Emotional reunions follow the early release of N.J. inmates, in an effort to contain the virus.

Outside Northern State Prison in Newark, a line of cars stretched along the road early Wednesday. Their occupants were waiting for some of the 2,258 inmates who would be released early from prisons and halfway houses across New Jersey to reduce the risk of the coronavirus in crowded lockups, where social distancing is next to impossible.

It was one of the largest single-day reductions of any state’s prison population.

Only prisoners within a year of completing sentences for crimes other than murder and sexual assault are eligible to be released up to eight months early.

The freed prisoners were easy to spot: Each carried a white mesh laundry bag filled with manila envelopes that held their prison health records, state ID cards and leaflets about addiction treatment programs and re-entry services.

Over the coming months, 1,167 more prisoners will be freed. In all, the releases will result in a roughly 35 percent reduction in New Jersey’s prison population since the start of the pandemic.

The initiative grew out of legislation signed into law last month and comes at a moment of intense national debate over transforming a criminal justice system that imprisons people of color in disproportionate numbers.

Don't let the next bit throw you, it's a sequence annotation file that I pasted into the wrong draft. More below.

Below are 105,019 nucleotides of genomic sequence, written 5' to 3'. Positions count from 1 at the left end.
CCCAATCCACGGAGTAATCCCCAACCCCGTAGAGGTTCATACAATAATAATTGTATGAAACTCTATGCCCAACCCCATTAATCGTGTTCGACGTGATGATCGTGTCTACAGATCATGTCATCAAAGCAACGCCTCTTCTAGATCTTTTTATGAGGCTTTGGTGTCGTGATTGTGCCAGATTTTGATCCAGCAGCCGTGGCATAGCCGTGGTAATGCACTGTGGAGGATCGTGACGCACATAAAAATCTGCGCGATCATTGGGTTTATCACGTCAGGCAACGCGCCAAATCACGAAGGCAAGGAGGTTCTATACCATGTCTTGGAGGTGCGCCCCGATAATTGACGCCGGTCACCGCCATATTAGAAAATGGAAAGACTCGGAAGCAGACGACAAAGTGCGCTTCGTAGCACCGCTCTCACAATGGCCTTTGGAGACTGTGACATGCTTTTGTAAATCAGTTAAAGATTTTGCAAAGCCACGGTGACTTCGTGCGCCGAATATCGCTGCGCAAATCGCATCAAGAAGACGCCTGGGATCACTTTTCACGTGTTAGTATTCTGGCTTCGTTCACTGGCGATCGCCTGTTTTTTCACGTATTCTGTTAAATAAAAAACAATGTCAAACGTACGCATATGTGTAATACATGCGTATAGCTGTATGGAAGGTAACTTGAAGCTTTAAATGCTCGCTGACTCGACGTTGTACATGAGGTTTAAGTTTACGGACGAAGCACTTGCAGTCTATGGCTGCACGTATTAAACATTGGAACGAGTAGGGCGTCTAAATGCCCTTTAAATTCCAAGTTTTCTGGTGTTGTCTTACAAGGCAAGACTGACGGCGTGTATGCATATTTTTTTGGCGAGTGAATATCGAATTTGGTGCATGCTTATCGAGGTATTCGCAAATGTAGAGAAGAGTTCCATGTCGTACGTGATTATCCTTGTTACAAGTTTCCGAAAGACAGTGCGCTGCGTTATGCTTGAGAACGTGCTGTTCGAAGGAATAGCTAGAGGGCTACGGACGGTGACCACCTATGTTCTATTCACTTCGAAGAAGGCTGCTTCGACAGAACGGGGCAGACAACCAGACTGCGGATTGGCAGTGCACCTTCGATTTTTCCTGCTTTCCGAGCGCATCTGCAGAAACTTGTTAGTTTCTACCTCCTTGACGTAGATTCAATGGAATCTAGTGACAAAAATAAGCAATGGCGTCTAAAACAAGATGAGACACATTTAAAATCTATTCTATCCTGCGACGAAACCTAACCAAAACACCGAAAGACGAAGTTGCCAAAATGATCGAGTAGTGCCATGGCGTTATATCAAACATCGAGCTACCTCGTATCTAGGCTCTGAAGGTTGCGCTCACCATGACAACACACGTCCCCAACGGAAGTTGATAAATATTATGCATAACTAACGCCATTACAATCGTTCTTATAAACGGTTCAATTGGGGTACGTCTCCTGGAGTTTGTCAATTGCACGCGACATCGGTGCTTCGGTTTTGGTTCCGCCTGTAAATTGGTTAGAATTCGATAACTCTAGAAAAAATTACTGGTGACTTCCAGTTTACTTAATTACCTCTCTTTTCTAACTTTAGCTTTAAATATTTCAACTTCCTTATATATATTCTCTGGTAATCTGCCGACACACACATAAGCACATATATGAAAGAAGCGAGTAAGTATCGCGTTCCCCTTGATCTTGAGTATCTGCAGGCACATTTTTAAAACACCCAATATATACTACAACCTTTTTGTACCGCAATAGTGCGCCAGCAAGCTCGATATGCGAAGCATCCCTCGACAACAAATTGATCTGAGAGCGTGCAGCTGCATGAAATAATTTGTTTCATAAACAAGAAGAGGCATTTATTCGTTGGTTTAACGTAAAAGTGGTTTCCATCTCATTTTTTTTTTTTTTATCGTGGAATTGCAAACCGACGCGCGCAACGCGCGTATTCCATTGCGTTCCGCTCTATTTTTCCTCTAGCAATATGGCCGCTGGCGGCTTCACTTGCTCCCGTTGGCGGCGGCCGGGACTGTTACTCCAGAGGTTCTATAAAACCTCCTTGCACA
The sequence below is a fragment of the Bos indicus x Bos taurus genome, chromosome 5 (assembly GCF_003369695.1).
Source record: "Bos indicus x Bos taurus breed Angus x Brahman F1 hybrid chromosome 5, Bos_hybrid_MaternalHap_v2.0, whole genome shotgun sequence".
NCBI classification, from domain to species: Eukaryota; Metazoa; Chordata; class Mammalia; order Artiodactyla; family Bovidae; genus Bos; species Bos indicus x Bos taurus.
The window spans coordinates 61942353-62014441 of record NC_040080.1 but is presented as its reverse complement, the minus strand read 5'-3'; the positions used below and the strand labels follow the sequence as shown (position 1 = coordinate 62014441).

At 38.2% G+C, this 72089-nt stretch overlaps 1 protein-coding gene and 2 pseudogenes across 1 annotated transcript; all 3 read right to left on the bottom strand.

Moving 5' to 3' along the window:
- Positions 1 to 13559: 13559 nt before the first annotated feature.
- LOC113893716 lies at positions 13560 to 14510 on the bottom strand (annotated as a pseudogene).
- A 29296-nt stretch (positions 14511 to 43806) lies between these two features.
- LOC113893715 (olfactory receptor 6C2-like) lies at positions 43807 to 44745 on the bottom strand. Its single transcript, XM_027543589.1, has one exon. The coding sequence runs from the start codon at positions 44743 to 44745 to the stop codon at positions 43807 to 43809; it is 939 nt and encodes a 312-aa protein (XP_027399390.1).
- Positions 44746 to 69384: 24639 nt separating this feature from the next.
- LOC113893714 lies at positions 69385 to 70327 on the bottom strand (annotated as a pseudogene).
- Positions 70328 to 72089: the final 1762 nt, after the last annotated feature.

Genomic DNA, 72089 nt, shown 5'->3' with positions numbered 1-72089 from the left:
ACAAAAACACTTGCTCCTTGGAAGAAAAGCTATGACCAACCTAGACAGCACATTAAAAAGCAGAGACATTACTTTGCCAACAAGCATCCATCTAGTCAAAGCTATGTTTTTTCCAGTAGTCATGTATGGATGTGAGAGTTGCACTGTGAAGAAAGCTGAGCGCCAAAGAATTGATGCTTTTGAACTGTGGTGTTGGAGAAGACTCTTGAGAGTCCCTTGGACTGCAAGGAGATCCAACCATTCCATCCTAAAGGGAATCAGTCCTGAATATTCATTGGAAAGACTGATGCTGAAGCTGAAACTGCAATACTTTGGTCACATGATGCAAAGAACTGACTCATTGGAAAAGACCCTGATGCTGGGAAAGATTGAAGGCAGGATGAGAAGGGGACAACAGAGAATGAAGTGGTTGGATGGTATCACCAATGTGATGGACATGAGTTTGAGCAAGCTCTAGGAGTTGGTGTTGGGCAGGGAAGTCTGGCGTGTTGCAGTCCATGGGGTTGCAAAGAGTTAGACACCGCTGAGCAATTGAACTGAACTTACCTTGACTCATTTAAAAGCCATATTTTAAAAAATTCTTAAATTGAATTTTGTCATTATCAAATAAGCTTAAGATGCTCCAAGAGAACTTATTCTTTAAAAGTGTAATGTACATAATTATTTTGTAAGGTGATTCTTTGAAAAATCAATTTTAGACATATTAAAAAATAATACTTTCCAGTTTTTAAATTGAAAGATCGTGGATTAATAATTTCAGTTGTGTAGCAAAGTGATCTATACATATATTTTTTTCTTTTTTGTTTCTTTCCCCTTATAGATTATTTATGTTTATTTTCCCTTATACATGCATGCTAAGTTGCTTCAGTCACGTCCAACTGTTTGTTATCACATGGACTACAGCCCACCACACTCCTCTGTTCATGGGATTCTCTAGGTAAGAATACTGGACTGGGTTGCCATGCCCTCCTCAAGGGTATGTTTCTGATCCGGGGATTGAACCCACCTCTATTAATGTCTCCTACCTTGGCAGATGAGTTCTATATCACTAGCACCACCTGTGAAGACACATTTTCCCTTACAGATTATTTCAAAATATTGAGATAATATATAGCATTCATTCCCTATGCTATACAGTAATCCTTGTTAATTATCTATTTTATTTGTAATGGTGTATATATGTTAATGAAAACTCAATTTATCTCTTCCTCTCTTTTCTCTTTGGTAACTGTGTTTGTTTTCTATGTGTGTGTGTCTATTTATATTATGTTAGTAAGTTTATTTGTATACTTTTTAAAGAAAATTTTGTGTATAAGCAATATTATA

But politics and criminal justice policy were far from the minds of most people waiting to spot their loved ones walking out of prison gates, or off buses and trains, and into their arms.

The men leaving Northern State Prison spoke of people they knew who had contracted the virus, and about the lockdown measures in place since March that kept them inside small rooms with a bunkmate for as many as 23 hours a day.

Allan Campbell, a 41-year-old Passaic County man who was imprisoned for a parole violation, said a man in his unit died of Covid-19, one of at least 52 virus-related inmate fatalities in New Jersey prisons. He said he had worried about getting the virus, and in June he was quarantined for seven days with a fever of 100.7.

“I’m so glad to get out — I just thank God,” said Mr. Campbell, dressed in a newly issued pair of jeans and a white shirt.

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